In the first article, we looked at how the ‘fear system’ works as a normal, adaptive neurophysiological network essential for the survival of an organism. In this article, we explore the neuropathology of how the ‘fear system’ goes wrong and the serious consequences this has on the animal’s welfare when it does.
In the first and second article of this series, we looked at how the normal ‘fear system’ works and how this emotional system can become a long-standing, maladaptive anxiety and depression disorder. In this third article of the series, we take an evidence-based approach to selecting and using prescription pharmaceuticals as part of a well-constructed behavioural therapy plan for dogs whose lives have been ruined by fireworks.
In Part 3 of this article, we presented an evidence-based summary of how and why psychoactive prescription medicines can – and in some dogs – should be used to manage fear and anxiety around fireworks. We described fear as an experience generated in the brain, so any effective therapy, regardless of what it is and how it is delivered, MUST ultimately interact with specific receptors in the brain that modulate the fear circuits in some way.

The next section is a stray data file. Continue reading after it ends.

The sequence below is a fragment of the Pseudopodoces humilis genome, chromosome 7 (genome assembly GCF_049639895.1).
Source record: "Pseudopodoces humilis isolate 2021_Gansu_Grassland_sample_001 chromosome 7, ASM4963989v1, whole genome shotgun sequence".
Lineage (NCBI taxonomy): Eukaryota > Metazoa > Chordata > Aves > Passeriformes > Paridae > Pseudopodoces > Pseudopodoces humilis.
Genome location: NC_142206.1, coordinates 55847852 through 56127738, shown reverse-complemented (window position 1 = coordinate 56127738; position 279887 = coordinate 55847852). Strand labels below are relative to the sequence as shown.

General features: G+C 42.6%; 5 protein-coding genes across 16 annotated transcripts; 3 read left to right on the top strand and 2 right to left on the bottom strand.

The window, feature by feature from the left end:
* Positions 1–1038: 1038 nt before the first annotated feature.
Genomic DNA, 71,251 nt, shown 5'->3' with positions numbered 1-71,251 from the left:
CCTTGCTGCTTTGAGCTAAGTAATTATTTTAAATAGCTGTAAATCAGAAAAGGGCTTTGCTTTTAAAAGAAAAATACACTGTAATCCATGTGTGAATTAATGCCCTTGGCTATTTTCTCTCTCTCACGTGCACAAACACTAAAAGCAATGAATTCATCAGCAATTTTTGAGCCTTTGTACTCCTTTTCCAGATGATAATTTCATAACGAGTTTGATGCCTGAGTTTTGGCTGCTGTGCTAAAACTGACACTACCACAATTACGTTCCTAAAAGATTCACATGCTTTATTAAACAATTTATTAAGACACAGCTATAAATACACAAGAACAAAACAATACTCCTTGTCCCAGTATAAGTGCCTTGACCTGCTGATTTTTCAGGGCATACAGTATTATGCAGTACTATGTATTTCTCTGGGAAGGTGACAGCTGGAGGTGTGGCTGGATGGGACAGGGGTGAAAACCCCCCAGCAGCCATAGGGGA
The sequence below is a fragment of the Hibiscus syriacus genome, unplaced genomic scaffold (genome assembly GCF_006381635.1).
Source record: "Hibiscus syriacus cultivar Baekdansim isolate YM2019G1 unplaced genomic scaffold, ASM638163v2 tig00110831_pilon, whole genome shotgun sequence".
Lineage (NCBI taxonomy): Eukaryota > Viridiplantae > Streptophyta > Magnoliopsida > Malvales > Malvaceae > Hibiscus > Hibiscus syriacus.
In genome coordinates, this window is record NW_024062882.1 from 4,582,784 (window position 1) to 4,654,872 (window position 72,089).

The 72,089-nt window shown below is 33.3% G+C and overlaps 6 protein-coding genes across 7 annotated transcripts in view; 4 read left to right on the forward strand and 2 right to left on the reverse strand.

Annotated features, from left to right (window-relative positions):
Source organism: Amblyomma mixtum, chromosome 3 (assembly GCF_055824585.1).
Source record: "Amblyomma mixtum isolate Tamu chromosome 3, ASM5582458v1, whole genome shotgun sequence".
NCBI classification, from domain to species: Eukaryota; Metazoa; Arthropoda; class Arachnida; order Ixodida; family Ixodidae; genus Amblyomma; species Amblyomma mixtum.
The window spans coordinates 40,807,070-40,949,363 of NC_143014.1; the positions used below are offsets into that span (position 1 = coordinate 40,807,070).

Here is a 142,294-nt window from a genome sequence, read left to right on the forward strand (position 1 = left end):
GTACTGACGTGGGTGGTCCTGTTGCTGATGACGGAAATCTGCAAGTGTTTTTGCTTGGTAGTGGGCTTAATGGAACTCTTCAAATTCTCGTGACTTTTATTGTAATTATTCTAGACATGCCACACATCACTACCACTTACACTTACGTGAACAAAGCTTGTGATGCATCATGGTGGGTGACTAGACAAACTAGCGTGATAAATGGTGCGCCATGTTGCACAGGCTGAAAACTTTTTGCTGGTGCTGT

In this fourth and final part of this series on fear and fireworks in pets, we take a broad look at products that are marketed as ‘alternative remedies’, or ‘therapies’for managing fear in pets.
Visit any online forum dedicated to cats and dogs and it won’t be long before some member posts a comment about vaccination. It is a topic that never fails to open up passionate – and often heated – debate between those that ‘do’ and those that ‘do not’. Well, this article is not about the pros and cons of vaccination per se.
Indian Army vet vaccinates family dog against rabies, Wikimedia Commons
“It is disturbing indeed that changes of such magnitude can be proposed by a Government in a far-away country and instigated by a global organisation we have never heard of on our behalf and without our consent…”
PHOTO Courtesy of Companion Care Eastbourne